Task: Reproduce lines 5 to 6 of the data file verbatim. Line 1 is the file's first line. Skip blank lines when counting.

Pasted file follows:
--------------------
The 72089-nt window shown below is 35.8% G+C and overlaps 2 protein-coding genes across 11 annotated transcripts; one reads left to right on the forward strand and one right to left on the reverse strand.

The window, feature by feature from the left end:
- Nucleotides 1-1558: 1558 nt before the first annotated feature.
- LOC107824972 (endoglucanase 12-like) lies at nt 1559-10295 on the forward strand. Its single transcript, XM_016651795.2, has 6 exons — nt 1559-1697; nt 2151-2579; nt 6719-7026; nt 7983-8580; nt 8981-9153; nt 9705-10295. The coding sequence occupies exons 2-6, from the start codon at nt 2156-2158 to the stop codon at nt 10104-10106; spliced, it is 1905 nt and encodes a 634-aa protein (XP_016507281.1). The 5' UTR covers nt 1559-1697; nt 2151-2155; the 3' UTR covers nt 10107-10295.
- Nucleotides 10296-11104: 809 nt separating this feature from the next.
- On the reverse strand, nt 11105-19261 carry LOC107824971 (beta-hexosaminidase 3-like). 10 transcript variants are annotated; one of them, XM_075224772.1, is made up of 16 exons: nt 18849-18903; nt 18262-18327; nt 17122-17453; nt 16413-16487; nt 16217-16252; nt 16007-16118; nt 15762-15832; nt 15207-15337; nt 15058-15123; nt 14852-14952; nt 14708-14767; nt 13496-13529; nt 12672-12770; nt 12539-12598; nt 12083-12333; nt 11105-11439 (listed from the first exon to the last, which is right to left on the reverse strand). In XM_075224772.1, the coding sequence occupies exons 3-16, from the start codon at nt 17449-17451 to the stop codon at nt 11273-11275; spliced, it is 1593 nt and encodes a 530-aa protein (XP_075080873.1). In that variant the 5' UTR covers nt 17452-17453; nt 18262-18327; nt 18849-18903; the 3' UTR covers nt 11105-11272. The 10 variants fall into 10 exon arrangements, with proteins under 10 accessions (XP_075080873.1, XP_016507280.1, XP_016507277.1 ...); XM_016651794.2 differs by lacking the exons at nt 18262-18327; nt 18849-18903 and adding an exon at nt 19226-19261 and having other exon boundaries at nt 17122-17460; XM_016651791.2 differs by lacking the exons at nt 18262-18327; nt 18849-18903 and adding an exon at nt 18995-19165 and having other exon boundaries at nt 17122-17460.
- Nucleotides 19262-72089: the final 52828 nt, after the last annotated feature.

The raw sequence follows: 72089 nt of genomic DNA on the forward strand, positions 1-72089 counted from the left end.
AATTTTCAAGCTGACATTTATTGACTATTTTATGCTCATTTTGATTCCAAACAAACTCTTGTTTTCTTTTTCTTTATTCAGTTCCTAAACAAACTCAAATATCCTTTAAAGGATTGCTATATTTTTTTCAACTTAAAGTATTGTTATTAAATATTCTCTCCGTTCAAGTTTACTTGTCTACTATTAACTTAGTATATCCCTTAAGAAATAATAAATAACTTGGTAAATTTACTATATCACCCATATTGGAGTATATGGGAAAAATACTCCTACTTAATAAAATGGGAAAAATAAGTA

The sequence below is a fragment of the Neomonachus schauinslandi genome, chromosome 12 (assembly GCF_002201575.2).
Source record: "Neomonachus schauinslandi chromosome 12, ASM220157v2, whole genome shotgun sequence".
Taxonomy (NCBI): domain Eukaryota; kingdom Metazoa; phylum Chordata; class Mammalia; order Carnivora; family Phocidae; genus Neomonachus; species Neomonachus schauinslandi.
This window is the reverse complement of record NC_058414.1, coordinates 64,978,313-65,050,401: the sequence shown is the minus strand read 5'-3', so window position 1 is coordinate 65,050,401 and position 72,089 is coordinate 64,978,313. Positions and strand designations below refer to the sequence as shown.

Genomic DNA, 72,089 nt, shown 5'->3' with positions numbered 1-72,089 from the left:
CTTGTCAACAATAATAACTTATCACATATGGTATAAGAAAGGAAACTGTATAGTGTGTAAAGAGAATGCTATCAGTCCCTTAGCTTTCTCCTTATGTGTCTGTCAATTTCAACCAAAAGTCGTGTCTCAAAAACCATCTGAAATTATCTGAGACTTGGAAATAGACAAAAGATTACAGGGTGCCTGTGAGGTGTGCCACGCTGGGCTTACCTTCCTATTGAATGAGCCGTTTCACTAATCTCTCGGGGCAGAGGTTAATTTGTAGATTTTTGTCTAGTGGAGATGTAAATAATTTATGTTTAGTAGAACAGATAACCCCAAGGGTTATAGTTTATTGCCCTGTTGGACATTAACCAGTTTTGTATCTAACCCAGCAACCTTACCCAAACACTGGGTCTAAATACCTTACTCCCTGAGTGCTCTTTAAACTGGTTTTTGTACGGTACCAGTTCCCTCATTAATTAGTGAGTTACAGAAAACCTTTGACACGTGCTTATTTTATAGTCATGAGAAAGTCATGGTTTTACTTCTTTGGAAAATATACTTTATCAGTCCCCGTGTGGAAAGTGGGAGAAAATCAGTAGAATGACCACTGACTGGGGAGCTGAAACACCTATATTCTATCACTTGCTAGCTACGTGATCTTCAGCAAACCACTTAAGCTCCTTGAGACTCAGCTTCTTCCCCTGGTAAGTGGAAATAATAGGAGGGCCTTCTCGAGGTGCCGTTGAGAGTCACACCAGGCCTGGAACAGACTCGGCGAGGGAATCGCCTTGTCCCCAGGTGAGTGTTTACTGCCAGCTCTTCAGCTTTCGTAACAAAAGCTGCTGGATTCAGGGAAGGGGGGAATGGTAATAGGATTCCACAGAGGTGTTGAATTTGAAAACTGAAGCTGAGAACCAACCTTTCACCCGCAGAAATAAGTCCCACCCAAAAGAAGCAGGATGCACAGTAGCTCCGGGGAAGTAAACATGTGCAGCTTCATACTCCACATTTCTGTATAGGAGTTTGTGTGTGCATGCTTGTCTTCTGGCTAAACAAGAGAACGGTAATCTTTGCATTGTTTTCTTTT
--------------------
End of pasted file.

- Nucleotides 10296-11104: 809 nt separating this feature from the next.
- On the reverse strand, nt 11105-19261 carry LOC107824971 (beta-hexosaminidase 3-like). 10 transcript variants are annotated; one of them, XM_075224772.1, is made up of 16 exons: nt 18849-18903; nt 18262-18327; nt 17122-17453; nt 16413-16487; nt 16217-16252; nt 16007-16118; nt 15762-15832; nt 15207-15337; nt 15058-15123; nt 14852-14952; nt 14708-14767; nt 13496-13529; nt 12672-12770; nt 12539-12598; nt 12083-12333; nt 11105-11439 (listed from the first exon to the last, which is right to left on the reverse strand). In XM_075224772.1, the coding sequence occupies exons 3-16, from the start codon at nt 17449-17451 to the stop codon at nt 11273-11275; spliced, it is 1593 nt and encodes a 530-aa protein (XP_075080873.1). In that variant the 5' UTR covers nt 17452-17453; nt 18262-18327; nt 18849-18903; the 3' UTR covers nt 11105-11272. The 10 variants fall into 10 exon arrangements, with proteins under 10 accessions (XP_075080873.1, XP_016507280.1, XP_016507277.1 ...); XM_016651794.2 differs by lacking the exons at nt 18262-18327; nt 18849-18903 and adding an exon at nt 19226-19261 and having other exon boundaries at nt 17122-17460; XM_016651791.2 differs by lacking the exons at nt 18262-18327; nt 18849-18903 and adding an exon at nt 18995-19165 and having other exon boundaries at nt 17122-17460.